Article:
Research & Development
PharmaCyte Biotech Receives CE Mark for Licensed COVID-19 Molecular Tests
30 July 2020 - - The COVID-19 Molecular tests US-based biotechnology company PharmaCyte Biotech, Inc. (OTCQB: PMCB) licensed from Hai Kang Life Corp. Ltd. (Hai Kang) have received the CE mark, the company said.

The CE mark was given to the RT-PCR and ERT-PCR tests.

The Declaration of Conformity for the COVID-19 tests confirms that the tests meet the Essential Requirements of the European Community's In-Vitro Diagnostic Medical Device Directive (IVDD 98/79/EC), permitting export and sales of the product as an IVD in the European Union member countries.

PharmaCyte Biotech, Inc. (PharmaCyte) is a biotechnology company developing cellular therapies for cancer and diabetes based upon a proprietary cellulose-based live cell encapsulation technology known as "Cell-in-a-Box."

The plan is to use this technology as a platform upon which therapies for several types of cancer and diabetes could be developed.

PharmaCyte's therapy for cancer involves encapsulating genetically engineered human cells that convert an inactive chemotherapy drug into its active or "cancer-killing" form.

For pancreatic cancer, these encapsulated cells are implanted in the blood supply to the patient's tumor as close as possible to the site of the tumor.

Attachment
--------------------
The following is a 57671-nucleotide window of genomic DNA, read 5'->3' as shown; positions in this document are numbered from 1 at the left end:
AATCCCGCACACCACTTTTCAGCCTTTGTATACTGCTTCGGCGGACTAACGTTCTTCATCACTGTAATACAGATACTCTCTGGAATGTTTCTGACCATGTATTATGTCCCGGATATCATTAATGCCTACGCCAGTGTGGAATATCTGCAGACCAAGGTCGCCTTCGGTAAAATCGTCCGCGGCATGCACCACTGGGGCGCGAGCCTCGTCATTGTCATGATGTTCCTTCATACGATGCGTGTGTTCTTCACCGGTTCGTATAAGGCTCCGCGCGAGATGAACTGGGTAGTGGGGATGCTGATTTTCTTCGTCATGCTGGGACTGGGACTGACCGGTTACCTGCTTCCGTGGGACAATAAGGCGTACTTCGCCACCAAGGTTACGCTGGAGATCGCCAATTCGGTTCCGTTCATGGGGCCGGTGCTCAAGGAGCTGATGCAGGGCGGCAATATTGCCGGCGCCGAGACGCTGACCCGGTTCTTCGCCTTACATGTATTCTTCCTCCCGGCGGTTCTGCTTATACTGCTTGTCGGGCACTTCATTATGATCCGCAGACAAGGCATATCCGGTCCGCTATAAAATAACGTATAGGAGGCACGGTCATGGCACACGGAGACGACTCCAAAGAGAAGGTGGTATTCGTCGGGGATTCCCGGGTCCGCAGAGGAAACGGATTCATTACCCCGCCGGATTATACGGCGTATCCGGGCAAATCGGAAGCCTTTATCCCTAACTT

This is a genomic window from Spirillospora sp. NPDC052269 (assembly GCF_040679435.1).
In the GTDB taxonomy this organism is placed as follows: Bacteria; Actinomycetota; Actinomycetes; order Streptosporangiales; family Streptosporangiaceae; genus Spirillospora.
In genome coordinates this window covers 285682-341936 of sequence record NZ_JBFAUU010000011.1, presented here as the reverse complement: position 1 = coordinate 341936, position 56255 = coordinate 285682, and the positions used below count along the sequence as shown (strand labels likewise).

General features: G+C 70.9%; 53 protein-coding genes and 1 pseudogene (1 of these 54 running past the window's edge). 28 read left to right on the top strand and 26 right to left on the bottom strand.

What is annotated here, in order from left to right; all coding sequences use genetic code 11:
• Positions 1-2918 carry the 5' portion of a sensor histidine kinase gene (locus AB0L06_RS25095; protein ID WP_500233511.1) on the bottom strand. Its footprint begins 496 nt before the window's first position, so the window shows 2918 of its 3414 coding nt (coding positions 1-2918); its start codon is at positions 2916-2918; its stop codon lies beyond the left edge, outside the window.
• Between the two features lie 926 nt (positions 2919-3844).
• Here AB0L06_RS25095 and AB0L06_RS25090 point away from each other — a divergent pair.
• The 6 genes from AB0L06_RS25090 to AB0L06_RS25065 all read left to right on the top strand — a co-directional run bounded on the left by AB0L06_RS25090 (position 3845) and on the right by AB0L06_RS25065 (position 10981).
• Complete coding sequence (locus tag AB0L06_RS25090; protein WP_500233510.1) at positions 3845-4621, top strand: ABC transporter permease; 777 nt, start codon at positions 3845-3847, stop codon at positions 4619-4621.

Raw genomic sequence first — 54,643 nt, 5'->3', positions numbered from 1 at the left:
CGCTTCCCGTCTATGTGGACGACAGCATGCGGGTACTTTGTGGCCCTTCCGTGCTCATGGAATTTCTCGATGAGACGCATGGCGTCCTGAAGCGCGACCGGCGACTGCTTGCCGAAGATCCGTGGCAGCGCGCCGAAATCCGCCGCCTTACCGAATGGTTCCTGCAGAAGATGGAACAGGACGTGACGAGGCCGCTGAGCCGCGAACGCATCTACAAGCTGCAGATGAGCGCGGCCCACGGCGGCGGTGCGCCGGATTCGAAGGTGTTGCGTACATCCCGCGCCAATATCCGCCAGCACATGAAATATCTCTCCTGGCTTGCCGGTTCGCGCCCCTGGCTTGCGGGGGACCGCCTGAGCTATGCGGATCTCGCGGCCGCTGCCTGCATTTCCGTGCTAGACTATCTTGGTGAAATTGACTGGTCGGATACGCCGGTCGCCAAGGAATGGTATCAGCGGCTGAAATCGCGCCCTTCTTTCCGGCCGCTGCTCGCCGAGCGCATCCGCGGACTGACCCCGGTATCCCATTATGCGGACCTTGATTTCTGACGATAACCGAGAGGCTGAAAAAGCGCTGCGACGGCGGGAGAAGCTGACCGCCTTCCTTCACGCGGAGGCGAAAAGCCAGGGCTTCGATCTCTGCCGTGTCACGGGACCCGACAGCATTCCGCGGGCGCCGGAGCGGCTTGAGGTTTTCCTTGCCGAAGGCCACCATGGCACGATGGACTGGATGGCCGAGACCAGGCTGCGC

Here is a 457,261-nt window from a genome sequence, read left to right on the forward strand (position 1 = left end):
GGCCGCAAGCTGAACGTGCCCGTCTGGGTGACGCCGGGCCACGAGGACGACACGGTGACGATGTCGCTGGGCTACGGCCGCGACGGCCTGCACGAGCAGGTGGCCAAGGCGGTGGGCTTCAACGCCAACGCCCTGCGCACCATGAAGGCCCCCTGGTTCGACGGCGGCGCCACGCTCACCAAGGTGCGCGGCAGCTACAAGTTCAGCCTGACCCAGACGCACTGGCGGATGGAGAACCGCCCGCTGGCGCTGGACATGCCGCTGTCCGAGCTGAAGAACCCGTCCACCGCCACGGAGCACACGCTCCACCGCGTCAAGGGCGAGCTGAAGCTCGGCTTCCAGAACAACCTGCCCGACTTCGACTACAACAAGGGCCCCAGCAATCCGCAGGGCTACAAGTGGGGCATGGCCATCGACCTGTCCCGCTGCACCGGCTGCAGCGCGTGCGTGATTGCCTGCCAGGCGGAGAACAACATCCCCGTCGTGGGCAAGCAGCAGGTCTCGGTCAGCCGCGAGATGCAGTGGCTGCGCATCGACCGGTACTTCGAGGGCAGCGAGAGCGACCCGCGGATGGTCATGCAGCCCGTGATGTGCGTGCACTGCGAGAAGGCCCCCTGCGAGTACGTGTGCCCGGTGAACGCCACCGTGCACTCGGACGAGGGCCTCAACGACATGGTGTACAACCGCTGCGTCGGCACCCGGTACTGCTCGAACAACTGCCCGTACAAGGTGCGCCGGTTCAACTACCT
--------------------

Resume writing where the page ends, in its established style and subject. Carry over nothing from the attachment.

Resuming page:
Once implanted, a chemotherapy drug that is normally activated in the liver (ifosfamide) is given intravenously at one-third the normal dose.

The ifosfamide is carried by the circulatory system to where the encapsulated cells have been implanted.

When the ifosfamide flows through pores in the capsules, the live cells inside should act as a "bio-artificial liver" and activate the chemotherapy drug at the site of the cancer.

This "targeted chemotherapy" has proven effective and safe to use in past clinical trials and should result in little to no treatment related side effects.

PharmaCyte's therapy for Type 1 diabetes and insulin-dependent Type 2 diabetes involves a human liver cell line that has been genetically engineered to produce and release insulin in response to the levels of blood sugar in the human body.

PharmaCyte is also considering the use of genetically altered stem cells to treat diabetes. The cell encapsulation will be done using the Cell-in-a-Box technology.

Once the encapsulated cells are implanted in a diabetic patient, we anticipate they should function as a "bio-artificial pancreas" for purposes of insulin production.

Until the FDA allows PharmaCyte to commence the clinical trial described in its IND involving LPAC, PharmaCyte is not spending any further resources developing this programme.


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